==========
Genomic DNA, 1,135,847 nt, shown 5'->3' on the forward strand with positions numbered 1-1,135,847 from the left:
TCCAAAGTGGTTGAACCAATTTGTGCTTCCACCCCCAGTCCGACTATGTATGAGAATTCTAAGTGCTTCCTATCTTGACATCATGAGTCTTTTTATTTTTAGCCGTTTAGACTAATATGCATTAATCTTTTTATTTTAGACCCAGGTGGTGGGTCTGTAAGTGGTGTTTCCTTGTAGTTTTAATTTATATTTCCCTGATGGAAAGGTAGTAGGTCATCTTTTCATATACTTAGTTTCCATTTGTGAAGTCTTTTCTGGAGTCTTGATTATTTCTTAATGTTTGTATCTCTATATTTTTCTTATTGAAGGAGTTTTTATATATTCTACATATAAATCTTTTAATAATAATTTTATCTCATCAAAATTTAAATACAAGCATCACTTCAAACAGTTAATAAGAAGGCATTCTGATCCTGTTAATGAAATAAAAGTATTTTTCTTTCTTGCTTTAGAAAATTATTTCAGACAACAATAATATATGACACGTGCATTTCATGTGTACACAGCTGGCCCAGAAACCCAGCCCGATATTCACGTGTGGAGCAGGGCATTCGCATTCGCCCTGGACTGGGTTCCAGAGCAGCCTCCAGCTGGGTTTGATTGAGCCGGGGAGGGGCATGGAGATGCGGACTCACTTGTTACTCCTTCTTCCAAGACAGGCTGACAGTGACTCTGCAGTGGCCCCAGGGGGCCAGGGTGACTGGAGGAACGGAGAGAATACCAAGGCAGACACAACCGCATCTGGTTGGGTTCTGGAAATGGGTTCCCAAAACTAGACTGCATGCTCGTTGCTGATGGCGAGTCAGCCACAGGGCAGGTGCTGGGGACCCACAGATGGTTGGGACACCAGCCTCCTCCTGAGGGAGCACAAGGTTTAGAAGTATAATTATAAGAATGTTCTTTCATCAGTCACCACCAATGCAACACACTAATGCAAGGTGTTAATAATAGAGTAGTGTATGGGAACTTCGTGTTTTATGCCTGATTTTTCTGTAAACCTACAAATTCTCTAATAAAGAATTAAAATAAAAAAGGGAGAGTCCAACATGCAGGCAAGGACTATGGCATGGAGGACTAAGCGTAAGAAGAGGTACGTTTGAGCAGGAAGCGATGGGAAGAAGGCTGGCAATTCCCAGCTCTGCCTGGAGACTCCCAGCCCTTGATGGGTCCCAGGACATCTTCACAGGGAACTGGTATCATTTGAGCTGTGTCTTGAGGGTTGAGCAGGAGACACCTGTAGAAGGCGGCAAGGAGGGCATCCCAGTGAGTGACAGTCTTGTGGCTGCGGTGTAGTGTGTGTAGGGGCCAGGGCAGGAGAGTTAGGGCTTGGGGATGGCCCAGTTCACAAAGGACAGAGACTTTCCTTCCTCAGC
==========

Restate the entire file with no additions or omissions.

Genomic DNA, 1,135,847 nt, shown 5'->3' on the forward strand with positions numbered 1-1,135,847 from the left:
TCCAAAGTGGTTGAACCAATTTGTGCTTCCACCCCCAGTCCGACTATGTATGAGAATTCTAAGTGCTTCCTATCTTGACATCATGAGTCTTTTTATTTTTAGCCGTTTAGACTAATATGCATTAATCTTTTTATTTTAGACCCAGGTGGTGGGTCTGTAAGTGGTGTTTCCTTGTAGTTTTAATTTATATTTCCCTGATGGAAAGGTAGTAGGTCATCTTTTCATATACTTAGTTTCCATTTGTGAAGTCTTTTCTGGAGTCTTGATTATTTCTTAATGTTTGTATCTCTATATTTTTCTTATTGAAGGAGTTTTTATATATTCTACATATAAATCTTTTAATAATAATTTTATCTCATCAAAATTTAAATACAAGCATCACTTCAAACAGTTAATAAGAAGGCATTCTGATCCTGTTAATGAAATAAAAGTATTTTTCTTTCTTGCTTTAGAAAATTATTTCAGACAACAATAATATATGACACGTGCATTTCATGTGTACACAGCTGGCCCAGAAACCCAGCCCGATATTCACGTGTGGAGCAGGGCATTCGCATTCGCCCTGGACTGGGTTCCAGAGCAGCCTCCAGCTGGGTTTGATTGAGCCGGGGAGGGGCATGGAGATGCGGACTCACTTGTTACTCCTTCTTCCAAGACAGGCTGACAGTGACTCTGCAGTGGCCCCAGGGGGCCAGGGTGACTGGAGGAACGGAGAGAATACCAAGGCAGACACAACCGCATCTGGTTGGGTTCTGGAAATGGGTTCCCAAAACTAGACTGCATGCTCGTTGCTGATGGCGAGTCAGCCACAGGGCAGGTGCTGGGGACCCACAGATGGTTGGGACACCAGCCTCCTCCTGAGGGAGCACAAGGTTTAGAAGTATAATTATAAGAATGTTCTTTCATCAGTCACCACCAATGCAACACACTAATGCAAGGTGTTAATAATAGAGTAGTGTATGGGAACTTCGTGTTTTATGCCTGATTTTTCTGTAAACCTACAAATTCTCTAATAAAGAATTAAAATAAAAAAGGGAGAGTCCAACATGCAGGCAAGGACTATGGCATGGAGGACTAAGCGTAAGAAGAGGTACGTTTGAGCAGGAAGCGATGGGAAGAAGGCTGGCAATTCCCAGCTCTGCCTGGAGACTCCCAGCCCTTGATGGGTCCCAGGACATCTTCACAGGGAACTGGTATCATTTGAGCTGTGTCTTGAGGGTTGAGCAGGAGACACCTGTAGAAGGCGGCAAGGAGGGCATCCCAGTGAGTGACAGTCTTGTGGCTGCGGTGTAGTGTGTGTAGGGGCCAGGGCAGGAGAGTTAGGGCTTGGGGATGGCCCAGTTCACAAAGGACAGAGACTTTCCTTCCTCAGC